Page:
A New Acura Integra? “Just Wait,” We’re Told
:shrugs: We'll see.
Are we finally going to get a replacement for the Acura Integra/RSX? You could see that Acura chief designer Dave Marek wanted to spill the beans here at the SEMA show about the plans for Honda’s long-floundering luxury brand, but he was prevented by the watchful presence of a company PR rep. All he was able to say was this: “A performance brand needs a flagship and it needs an accessible sport car. Not a sports car, but a sport car.”
As a hint, Acura used its SEMA stage to show a TLX sedan modified by Los Angeles–based Galpin Auto Sports with a body kit, lowered suspension, 19-inch wheels, and Wilwood six-piston-front/four-piston-rear brakes on 14-inch discs. The TLX is painted Andaro Blue, a vibrant hue that will be available on future production cars; the mid-size sedan, however, is not likely to set tuners on fire as did the Integra and the RSX.
Marek said the company knows that it has a lot of rebuilding to do to restore Honda’s luxury brand back to its 1990s heyday. Back then, the Integra was an attainable car for young enthusiasts and the core of its claim to performance credibility, while the NSX was an exotic aspirational flagship. Several Integras and NSXs were spotted at this year’s SEMA show, even though they’ve both been out of production for years. A new NSX comes in 2015, but Marek said it’ll be a few more flips of the calendar, at least not until 2017, before the plan results in a more affordable performance car for Acura showrooms.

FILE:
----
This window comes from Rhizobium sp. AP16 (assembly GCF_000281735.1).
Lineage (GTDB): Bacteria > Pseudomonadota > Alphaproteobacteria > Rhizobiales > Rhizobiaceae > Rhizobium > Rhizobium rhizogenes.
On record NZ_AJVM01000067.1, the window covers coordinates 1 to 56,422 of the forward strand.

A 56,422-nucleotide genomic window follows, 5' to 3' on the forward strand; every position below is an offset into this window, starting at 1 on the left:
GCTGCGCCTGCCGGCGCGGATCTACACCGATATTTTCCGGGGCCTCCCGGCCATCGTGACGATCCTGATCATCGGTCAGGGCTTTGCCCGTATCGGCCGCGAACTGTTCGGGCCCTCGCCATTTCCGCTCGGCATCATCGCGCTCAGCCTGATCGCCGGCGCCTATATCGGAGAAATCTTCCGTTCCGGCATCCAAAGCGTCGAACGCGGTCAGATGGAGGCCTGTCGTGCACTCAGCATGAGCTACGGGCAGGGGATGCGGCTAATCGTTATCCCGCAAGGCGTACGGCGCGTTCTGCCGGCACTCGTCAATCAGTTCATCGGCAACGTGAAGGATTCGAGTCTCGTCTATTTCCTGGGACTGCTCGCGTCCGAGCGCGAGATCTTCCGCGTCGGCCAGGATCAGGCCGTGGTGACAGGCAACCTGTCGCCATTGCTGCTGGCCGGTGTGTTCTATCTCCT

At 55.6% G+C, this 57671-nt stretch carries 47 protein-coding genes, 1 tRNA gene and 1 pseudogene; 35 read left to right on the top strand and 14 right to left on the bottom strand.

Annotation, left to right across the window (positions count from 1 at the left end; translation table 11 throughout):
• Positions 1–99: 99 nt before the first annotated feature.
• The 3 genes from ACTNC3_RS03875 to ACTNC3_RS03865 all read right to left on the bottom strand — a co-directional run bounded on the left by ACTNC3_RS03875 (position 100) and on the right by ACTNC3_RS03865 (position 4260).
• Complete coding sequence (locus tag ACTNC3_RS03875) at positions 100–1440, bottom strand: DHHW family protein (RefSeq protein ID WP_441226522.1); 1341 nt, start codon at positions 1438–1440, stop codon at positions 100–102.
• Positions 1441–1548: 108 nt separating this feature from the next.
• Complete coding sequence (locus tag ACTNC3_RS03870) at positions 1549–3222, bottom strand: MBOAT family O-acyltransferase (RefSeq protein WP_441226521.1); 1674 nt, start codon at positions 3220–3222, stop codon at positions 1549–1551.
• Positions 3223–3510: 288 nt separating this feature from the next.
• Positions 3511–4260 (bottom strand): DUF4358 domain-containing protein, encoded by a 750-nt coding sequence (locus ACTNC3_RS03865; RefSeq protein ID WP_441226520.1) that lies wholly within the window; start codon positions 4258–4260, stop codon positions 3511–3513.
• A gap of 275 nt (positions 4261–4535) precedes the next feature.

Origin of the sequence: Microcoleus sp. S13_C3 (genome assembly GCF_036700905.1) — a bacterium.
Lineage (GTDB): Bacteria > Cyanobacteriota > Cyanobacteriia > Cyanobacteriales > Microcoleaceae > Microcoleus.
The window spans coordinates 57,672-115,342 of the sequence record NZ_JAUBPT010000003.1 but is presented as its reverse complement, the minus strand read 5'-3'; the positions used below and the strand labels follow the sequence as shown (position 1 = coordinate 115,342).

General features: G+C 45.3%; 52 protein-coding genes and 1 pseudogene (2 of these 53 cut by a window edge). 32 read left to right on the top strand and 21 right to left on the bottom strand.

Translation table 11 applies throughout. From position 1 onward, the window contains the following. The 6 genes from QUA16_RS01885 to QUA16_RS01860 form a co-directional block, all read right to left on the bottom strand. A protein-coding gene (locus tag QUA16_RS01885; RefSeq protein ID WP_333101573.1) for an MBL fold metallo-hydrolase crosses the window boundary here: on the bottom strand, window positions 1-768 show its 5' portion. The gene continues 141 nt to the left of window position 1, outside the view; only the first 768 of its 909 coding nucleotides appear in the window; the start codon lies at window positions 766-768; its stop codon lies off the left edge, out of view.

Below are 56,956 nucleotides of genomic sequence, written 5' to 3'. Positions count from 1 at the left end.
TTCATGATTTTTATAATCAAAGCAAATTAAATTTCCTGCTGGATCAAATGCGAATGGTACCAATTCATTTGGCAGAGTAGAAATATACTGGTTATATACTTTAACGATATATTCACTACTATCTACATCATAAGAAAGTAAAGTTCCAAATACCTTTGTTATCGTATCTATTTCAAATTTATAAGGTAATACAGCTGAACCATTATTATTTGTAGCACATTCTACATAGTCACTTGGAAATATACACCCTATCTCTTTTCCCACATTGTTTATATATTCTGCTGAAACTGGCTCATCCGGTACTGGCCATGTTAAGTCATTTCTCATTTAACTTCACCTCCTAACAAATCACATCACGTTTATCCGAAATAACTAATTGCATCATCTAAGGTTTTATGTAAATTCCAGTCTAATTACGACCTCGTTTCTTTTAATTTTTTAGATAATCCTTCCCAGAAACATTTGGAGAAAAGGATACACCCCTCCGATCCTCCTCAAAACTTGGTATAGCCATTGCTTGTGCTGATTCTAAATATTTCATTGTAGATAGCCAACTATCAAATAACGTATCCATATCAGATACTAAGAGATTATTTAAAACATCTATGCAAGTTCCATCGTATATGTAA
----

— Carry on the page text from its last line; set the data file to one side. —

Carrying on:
He wouldn’t be any more specific, acknowledging only that Honda erred in the past trying to make the brand too upscale, leaving behind its rabid enthusiast audience. Then the financial crisis hit along with the Japanese earthquake, rocking Honda on its heels and distracting Acura from its turnaround plans.
“There are changes coming, and then there are more changes coming,” said Marek. The refreshed Acura ILX, which will debut at the L.A. auto show in mid-November, will hint at the sportier direction Acura wants to take its entry-level offerings. “It’s not what our direction is going to be, but it’s a step in that direction,” he said. Eventually Acura will expand its model portfolio from the current collection of sedans and crossovers. “There are lots of resources and activity going into making Acura back into what it was.”
:shrugs: We'll see.